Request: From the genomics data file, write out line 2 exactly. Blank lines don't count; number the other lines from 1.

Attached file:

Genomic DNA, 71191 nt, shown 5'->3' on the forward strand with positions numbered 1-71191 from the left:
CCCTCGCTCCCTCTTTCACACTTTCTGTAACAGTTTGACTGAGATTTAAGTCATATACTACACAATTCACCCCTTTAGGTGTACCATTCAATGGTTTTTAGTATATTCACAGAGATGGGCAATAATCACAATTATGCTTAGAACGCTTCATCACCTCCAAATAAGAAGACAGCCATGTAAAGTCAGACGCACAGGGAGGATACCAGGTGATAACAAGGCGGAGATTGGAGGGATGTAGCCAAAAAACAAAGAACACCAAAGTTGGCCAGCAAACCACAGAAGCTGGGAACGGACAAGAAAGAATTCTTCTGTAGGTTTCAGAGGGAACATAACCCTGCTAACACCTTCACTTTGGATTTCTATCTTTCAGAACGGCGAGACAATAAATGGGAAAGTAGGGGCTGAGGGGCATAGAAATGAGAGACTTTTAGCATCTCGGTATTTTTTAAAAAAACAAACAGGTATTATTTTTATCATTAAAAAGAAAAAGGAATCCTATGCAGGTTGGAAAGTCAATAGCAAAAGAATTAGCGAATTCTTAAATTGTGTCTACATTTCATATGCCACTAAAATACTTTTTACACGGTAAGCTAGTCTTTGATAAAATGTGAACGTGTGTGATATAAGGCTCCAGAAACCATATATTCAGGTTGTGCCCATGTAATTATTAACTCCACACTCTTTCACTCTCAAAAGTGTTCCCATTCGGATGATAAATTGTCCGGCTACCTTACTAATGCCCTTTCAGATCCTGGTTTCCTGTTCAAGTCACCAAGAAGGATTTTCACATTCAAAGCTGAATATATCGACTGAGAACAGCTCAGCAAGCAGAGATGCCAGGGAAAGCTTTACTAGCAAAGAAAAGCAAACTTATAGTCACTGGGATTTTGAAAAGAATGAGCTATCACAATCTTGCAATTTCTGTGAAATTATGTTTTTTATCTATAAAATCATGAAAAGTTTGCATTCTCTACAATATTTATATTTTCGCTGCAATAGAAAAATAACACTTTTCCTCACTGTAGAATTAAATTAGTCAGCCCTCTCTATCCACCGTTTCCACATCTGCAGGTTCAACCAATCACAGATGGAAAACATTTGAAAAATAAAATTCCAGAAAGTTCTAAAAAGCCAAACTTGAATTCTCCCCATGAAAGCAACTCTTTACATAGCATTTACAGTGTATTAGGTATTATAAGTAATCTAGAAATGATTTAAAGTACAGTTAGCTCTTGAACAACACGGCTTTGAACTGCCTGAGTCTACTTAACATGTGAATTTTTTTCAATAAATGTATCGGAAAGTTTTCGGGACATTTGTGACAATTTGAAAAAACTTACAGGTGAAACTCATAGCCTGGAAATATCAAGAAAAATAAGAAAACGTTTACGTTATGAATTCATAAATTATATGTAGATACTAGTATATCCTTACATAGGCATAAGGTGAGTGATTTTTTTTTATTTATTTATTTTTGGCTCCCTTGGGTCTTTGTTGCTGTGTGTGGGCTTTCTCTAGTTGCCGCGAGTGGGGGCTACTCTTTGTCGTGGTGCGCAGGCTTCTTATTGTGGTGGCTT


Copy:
CCCTCGCTCCCTCTTTCACACTTTCTGTAACAGTTTGACTGAGATTTAAGTCATATACTACACAATTCACCCCTTTAGGTGTACCATTCAATGGTTTTTAGTATATTCACAGAGATGGGCAATAATCACAATTATGCTTAGAACGCTTCATCACCTCCAAATAAGAAGACAGCCATGTAAAGTCAGACGCACAGGGAGGATACCAGGTGATAACAAGGCGGAGATTGGAGGGATGTAGCCAAAAAACAAAGAACACCAAAGTTGGCCAGCAAACCACAGAAGCTGGGAACGGACAAGAAAGAATTCTTCTGTAGGTTTCAGAGGGAACATAACCCTGCTAACACCTTCACTTTGGATTTCTATCTTTCAGAACGGCGAGACAATAAATGGGAAAGTAGGGGCTGAGGGGCATAGAAATGAGAGACTTTTAGCATCTCGGTATTTTTTAAAAAAACAAACAGGTATTATTTTTATCATTAAAAAGAAAAAGGAATCCTATGCAGGTTGGAAAGTCAATAGCAAAAGAATTAGCGAATTCTTAAATTGTGTCTACATTTCATATGCCACTAAAATACTTTTTACACGGTAAGCTAGTCTTTGATAAAATGTGAACGTGTGTGATATAAGGCTCCAGAAACCATATATTCAGGTTGTGCCCATGTAATTATTAACTCCACACTCTTTCACTCTCAAAAGTGTTCCCATTCGGATGATAAATTGTCCGGCTACCTTACTAATGCCCTTTCAGATCCTGGTTTCCTGTTCAAGTCACCAAGAAGGATTTTCACATTCAAAGCTGAATATATCGACTGAGAACAGCTCAGCAAGCAGAGATGCCAGGGAAAGCTTTACTAGCAAAGAAAAGCAAACTTATAGTCACTGGGATTTTGAAAAGAATGAGCTATCACAATCTTGCAATTTCTGTGAAATTATGTTTTTTATCTATAAAATCATGAAAAGTTTGCATTCTCTACAATATTTATATTTTCGCTGCAATAGAAAAATAACACTTTTCCTCACTGTAGAATTAAATTAGTCAGCCCTCTCTATCCACCGTTTCCACATCTGCAGGTTCAACCAATCACAGATGGAAAACATTTGAAAAATAAAATTCCAGAAAGTTCTAAAAAGCCAAACTTGAATTCTCCCCATGAAAGCAACTCTTTACATAGCATTTACAGTGTATTAGGTATTATAAGTAATCTAGAAATGATTTAAAGTACAGTTAGCTCTTGAACAACACGGCTTTGAACTGCCTGAGTCTACTTAACATGTGAATTTTTTTCAATAAATGTATCGGAAAGTTTTCGGGACATTTGTGACAATTTGAAAAAACTTACAGGTGAAACTCATAGCCTGGAAATATCAAGAAAAATAAGAAAACGTTTACGTTATGAATTCATAAATTATATGTAGATACTAGTATATCCTTACATAGGCATAAGGTGAGTGATTTTTTTTTATTTATTTATTTTTGGCTCCCTTGGGTCTTTGTTGCTGTGTGTGGGCTTTCTCTAGTTGCCGCGAGTGGGGGCTACTCTTTGTCGTGGTGCGCAGGCTTCTTATTGTGGTGGCTT